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Approved Research

Improved diagnosis of rare diseases using shared common disease genetic architectures

Principal Investigator: Professor Craig Smail
Approved Research ID: 70301
Approval date: May 5th 2021

Lay summary

Rare genetic variants are abundant in the human genome and can have large effects on individual risk for rare diseases. However, these variants are difficult to interpret and new approaches are required to provide genome-wide resolution of rare variant effects. We will develop and apply new methods integrating large-scale genomic, laboratory, and clinical data obtained from individuals with a range of common diseases with overlapping phenotypes in UK Biobank in order to study the impact of rare genetic variants on individual rare disease risk, increasing our understanding of the genetics of rare disease. Using UK Biobank data provides a unique opportunity to identify the genes involved in rare diseases, which gives important clues about where to look in a patients' DNA for genetic variants potentially causing these diseases.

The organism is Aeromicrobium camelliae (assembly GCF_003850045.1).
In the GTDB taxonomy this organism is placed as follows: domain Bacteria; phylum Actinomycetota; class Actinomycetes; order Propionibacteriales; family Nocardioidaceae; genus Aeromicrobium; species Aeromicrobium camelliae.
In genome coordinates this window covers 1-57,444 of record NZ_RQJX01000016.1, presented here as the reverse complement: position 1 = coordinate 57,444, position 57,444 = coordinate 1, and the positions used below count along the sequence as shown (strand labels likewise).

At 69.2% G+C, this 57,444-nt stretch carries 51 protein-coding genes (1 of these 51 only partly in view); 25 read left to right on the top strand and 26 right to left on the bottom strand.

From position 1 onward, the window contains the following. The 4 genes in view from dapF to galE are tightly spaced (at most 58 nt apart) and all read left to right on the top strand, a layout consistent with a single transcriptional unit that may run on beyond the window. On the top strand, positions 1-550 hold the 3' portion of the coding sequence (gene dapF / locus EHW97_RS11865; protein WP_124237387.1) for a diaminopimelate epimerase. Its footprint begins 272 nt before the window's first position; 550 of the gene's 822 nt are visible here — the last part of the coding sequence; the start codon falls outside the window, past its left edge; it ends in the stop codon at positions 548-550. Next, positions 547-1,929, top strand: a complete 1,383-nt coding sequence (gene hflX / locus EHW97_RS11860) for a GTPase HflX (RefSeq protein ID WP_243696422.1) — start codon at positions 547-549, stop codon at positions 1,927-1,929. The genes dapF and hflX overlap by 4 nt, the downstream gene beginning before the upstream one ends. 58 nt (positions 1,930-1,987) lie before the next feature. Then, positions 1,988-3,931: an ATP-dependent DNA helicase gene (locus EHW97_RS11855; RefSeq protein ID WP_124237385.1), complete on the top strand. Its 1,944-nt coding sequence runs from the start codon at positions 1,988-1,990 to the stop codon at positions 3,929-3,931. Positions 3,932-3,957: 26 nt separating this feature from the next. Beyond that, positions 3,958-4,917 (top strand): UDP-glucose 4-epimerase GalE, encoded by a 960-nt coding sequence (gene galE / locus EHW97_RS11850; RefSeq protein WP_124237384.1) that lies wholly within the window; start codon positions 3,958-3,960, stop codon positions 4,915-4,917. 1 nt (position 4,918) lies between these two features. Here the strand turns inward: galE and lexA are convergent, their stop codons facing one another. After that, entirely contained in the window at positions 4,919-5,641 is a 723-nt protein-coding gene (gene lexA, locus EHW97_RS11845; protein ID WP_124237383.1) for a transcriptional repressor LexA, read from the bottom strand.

The project will last 3-years, and we will provide annual progress updates. There are currently 6,800 known rare diseases and rates of diagnosis have stalled at ~40%. Our proposed research aims to increase this diagnosis rate, potentially benefitting thousands of patients with rare disease, their families, and the public health at large.